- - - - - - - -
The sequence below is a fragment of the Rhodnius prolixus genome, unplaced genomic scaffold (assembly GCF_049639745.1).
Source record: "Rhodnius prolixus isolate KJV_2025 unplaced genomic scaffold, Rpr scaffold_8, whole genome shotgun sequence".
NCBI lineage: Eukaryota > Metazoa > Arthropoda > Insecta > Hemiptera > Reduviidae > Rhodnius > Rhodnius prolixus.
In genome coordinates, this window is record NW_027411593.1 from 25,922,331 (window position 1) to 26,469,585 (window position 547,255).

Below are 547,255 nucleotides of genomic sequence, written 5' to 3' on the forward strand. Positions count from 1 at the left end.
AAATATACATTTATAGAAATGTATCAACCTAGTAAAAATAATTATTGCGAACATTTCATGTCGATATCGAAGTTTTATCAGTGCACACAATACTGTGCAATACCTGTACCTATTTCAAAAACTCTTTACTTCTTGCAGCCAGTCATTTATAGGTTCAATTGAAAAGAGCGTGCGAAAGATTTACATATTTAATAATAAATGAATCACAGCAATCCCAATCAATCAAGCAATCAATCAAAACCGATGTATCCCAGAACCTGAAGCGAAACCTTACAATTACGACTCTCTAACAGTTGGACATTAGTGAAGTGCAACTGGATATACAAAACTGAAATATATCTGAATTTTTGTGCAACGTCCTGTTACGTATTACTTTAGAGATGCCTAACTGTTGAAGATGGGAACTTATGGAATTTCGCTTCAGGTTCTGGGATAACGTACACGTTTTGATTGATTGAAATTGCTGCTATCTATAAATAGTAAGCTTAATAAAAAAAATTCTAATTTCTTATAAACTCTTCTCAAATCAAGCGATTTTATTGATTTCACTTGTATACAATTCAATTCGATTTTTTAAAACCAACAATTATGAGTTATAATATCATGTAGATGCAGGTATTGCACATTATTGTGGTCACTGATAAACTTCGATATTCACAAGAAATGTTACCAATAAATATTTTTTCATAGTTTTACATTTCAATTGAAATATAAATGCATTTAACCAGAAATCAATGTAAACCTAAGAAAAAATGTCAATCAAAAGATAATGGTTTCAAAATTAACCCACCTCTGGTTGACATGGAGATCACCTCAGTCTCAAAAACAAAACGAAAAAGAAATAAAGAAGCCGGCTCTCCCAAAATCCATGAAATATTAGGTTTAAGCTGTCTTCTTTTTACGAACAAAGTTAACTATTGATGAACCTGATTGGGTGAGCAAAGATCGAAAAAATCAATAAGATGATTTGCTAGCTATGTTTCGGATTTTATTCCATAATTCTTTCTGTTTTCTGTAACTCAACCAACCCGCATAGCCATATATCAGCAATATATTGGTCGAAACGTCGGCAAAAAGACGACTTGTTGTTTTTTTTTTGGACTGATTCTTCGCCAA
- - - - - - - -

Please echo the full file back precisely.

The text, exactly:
The sequence below is a fragment of the Rhodnius prolixus genome, unplaced genomic scaffold (assembly GCF_049639745.1).
Source record: "Rhodnius prolixus isolate KJV_2025 unplaced genomic scaffold, Rpr scaffold_8, whole genome shotgun sequence".
NCBI lineage: Eukaryota > Metazoa > Arthropoda > Insecta > Hemiptera > Reduviidae > Rhodnius > Rhodnius prolixus.
In genome coordinates, this window is record NW_027411593.1 from 25,922,331 (window position 1) to 26,469,585 (window position 547,255).

Below are 547,255 nucleotides of genomic sequence, written 5' to 3' on the forward strand. Positions count from 1 at the left end.
AAATATACATTTATAGAAATGTATCAACCTAGTAAAAATAATTATTGCGAACATTTCATGTCGATATCGAAGTTTTATCAGTGCACACAATACTGTGCAATACCTGTACCTATTTCAAAAACTCTTTACTTCTTGCAGCCAGTCATTTATAGGTTCAATTGAAAAGAGCGTGCGAAAGATTTACATATTTAATAATAAATGAATCACAGCAATCCCAATCAATCAAGCAATCAATCAAAACCGATGTATCCCAGAACCTGAAGCGAAACCTTACAATTACGACTCTCTAACAGTTGGACATTAGTGAAGTGCAACTGGATATACAAAACTGAAATATATCTGAATTTTTGTGCAACGTCCTGTTACGTATTACTTTAGAGATGCCTAACTGTTGAAGATGGGAACTTATGGAATTTCGCTTCAGGTTCTGGGATAACGTACACGTTTTGATTGATTGAAATTGCTGCTATCTATAAATAGTAAGCTTAATAAAAAAAATTCTAATTTCTTATAAACTCTTCTCAAATCAAGCGATTTTATTGATTTCACTTGTATACAATTCAATTCGATTTTTTAAAACCAACAATTATGAGTTATAATATCATGTAGATGCAGGTATTGCACATTATTGTGGTCACTGATAAACTTCGATATTCACAAGAAATGTTACCAATAAATATTTTTTCATAGTTTTACATTTCAATTGAAATATAAATGCATTTAACCAGAAATCAATGTAAACCTAAGAAAAAATGTCAATCAAAAGATAATGGTTTCAAAATTAACCCACCTCTGGTTGACATGGAGATCACCTCAGTCTCAAAAACAAAACGAAAAAGAAATAAAGAAGCCGGCTCTCCCAAAATCCATGAAATATTAGGTTTAAGCTGTCTTCTTTTTACGAACAAAGTTAACTATTGATGAACCTGATTGGGTGAGCAAAGATCGAAAAAATCAATAAGATGATTTGCTAGCTATGTTTCGGATTTTATTCCATAATTCTTTCTGTTTTCTGTAACTCAACCAACCCGCATAGCCATATATCAGCAATATATTGGTCGAAACGTCGGCAAAAAGACGACTTGTTGTTTTTTTTTTGGACTGATTCTTCGCCAA